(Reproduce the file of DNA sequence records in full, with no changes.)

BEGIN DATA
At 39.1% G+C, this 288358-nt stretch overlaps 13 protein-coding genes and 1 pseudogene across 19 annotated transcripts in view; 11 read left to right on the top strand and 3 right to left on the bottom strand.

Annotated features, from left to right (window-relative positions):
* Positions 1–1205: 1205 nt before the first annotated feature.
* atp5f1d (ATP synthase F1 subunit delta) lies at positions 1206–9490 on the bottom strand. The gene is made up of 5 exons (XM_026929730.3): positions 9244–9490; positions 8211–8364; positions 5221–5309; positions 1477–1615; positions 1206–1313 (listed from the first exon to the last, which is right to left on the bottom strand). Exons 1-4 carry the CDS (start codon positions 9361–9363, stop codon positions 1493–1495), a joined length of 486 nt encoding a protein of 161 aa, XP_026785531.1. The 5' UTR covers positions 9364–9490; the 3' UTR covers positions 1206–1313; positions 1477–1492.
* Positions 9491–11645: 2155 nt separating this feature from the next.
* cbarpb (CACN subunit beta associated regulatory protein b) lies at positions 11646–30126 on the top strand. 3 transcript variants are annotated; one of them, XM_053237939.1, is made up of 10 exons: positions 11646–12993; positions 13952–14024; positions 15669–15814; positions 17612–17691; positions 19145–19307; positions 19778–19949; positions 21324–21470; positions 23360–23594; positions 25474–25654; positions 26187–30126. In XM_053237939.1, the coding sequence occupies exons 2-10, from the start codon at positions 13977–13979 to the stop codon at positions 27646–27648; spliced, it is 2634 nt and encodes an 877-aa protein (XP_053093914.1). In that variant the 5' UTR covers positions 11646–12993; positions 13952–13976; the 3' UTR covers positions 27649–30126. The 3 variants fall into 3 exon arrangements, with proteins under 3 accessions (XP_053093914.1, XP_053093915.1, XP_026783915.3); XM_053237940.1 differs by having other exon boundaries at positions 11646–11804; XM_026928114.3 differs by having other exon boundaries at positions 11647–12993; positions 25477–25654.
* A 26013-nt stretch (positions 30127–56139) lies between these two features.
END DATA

At 39.1% G+C, this 288358-nt stretch overlaps 13 protein-coding genes and 1 pseudogene across 19 annotated transcripts in view; 11 read left to right on the top strand and 3 right to left on the bottom strand.

Annotated features, from left to right (window-relative positions):
* Positions 1–1205: 1205 nt before the first annotated feature.
* atp5f1d (ATP synthase F1 subunit delta) lies at positions 1206–9490 on the bottom strand. The gene is made up of 5 exons (XM_026929730.3): positions 9244–9490; positions 8211–8364; positions 5221–5309; positions 1477–1615; positions 1206–1313 (listed from the first exon to the last, which is right to left on the bottom strand). Exons 1-4 carry the CDS (start codon positions 9361–9363, stop codon positions 1493–1495), a joined length of 486 nt encoding a protein of 161 aa, XP_026785531.1. The 5' UTR covers positions 9364–9490; the 3' UTR covers positions 1206–1313; positions 1477–1492.
* Positions 9491–11645: 2155 nt separating this feature from the next.
* cbarpb (CACN subunit beta associated regulatory protein b) lies at positions 11646–30126 on the top strand. 3 transcript variants are annotated; one of them, XM_053237939.1, is made up of 10 exons: positions 11646–12993; positions 13952–14024; positions 15669–15814; positions 17612–17691; positions 19145–19307; positions 19778–19949; positions 21324–21470; positions 23360–23594; positions 25474–25654; positions 26187–30126. In XM_053237939.1, the coding sequence occupies exons 2-10, from the start codon at positions 13977–13979 to the stop codon at positions 27646–27648; spliced, it is 2634 nt and encodes an 877-aa protein (XP_053093914.1). In that variant the 5' UTR covers positions 11646–12993; positions 13952–13976; the 3' UTR covers positions 27649–30126. The 3 variants fall into 3 exon arrangements, with proteins under 3 accessions (XP_053093914.1, XP_053093915.1, XP_026783915.3); XM_053237940.1 differs by having other exon boundaries at positions 11646–11804; XM_026928114.3 differs by having other exon boundaries at positions 11647–12993; positions 25477–25654.
* A 26013-nt stretch (positions 30127–56139) lies between these two features.